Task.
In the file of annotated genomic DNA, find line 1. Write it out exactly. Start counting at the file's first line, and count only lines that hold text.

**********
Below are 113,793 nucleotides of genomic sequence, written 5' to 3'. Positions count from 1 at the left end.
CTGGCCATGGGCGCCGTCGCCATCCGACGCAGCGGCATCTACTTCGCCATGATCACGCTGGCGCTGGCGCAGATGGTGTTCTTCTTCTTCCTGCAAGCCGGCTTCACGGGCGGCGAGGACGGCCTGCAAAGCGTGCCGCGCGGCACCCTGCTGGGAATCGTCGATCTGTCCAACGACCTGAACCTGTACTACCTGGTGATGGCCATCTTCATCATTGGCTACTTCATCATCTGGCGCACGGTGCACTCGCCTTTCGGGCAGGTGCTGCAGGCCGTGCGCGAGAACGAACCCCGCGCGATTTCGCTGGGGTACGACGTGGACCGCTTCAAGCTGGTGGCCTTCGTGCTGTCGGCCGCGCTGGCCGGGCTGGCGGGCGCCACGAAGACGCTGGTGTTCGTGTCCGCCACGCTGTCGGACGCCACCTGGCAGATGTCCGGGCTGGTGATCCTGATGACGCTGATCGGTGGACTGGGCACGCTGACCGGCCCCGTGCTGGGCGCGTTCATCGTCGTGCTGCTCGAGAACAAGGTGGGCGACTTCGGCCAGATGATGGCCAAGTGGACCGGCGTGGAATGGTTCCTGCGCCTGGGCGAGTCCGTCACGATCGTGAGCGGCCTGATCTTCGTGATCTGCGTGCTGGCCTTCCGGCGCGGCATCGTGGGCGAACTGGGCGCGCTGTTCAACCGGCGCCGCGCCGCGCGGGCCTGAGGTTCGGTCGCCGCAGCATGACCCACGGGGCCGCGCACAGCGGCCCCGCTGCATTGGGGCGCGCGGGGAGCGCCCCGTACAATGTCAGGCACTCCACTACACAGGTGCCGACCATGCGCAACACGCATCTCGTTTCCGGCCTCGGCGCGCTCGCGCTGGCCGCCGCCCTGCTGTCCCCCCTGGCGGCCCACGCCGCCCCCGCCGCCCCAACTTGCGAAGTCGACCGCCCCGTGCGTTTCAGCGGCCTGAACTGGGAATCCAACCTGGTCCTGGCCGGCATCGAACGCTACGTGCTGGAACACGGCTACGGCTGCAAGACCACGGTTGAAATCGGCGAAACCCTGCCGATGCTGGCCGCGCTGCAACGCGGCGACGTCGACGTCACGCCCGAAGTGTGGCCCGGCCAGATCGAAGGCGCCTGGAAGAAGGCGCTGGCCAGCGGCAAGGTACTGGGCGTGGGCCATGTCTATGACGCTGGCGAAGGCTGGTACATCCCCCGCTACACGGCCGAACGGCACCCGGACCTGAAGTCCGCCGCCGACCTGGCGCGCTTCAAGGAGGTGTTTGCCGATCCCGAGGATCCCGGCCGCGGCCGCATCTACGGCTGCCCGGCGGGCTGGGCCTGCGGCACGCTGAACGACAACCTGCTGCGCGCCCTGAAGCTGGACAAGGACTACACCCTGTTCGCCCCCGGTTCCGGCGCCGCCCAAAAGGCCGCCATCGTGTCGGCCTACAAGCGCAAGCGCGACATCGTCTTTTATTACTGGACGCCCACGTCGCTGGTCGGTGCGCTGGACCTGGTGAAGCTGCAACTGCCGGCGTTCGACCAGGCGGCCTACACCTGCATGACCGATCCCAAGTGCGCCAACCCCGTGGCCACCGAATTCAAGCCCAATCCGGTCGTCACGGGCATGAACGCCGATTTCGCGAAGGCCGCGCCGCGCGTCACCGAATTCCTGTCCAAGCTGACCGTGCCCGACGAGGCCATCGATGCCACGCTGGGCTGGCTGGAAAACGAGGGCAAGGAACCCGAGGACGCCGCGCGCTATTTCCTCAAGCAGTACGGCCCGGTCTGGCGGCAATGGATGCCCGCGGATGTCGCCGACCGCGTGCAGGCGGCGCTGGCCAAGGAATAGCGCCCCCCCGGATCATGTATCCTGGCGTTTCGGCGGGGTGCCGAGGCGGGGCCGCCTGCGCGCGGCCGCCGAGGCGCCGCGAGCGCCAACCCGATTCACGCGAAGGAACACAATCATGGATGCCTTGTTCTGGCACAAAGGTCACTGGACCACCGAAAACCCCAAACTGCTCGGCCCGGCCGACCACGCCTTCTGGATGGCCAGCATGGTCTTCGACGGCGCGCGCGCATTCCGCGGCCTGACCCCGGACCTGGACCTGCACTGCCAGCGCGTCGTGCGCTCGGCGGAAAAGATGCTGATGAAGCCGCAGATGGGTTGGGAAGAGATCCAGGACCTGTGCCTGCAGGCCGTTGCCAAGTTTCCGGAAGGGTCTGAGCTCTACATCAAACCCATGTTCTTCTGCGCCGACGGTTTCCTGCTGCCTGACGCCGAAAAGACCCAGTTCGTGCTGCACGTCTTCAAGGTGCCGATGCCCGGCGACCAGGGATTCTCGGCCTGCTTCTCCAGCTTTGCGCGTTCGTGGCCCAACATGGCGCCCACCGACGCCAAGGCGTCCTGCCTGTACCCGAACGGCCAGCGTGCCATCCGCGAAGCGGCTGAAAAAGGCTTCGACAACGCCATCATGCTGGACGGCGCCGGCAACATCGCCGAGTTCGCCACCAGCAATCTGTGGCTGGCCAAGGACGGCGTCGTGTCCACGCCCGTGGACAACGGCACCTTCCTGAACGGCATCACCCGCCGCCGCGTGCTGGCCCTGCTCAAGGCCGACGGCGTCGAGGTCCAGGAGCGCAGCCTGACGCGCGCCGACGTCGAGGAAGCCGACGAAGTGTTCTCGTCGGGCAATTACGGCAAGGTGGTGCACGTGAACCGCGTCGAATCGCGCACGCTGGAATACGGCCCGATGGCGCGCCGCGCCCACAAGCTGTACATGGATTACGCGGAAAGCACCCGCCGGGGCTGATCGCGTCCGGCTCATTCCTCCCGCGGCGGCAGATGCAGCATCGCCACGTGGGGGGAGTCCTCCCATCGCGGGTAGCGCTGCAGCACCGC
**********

Below are 113,793 nucleotides of genomic sequence, written 5' to 3'. Positions count from 1 at the left end.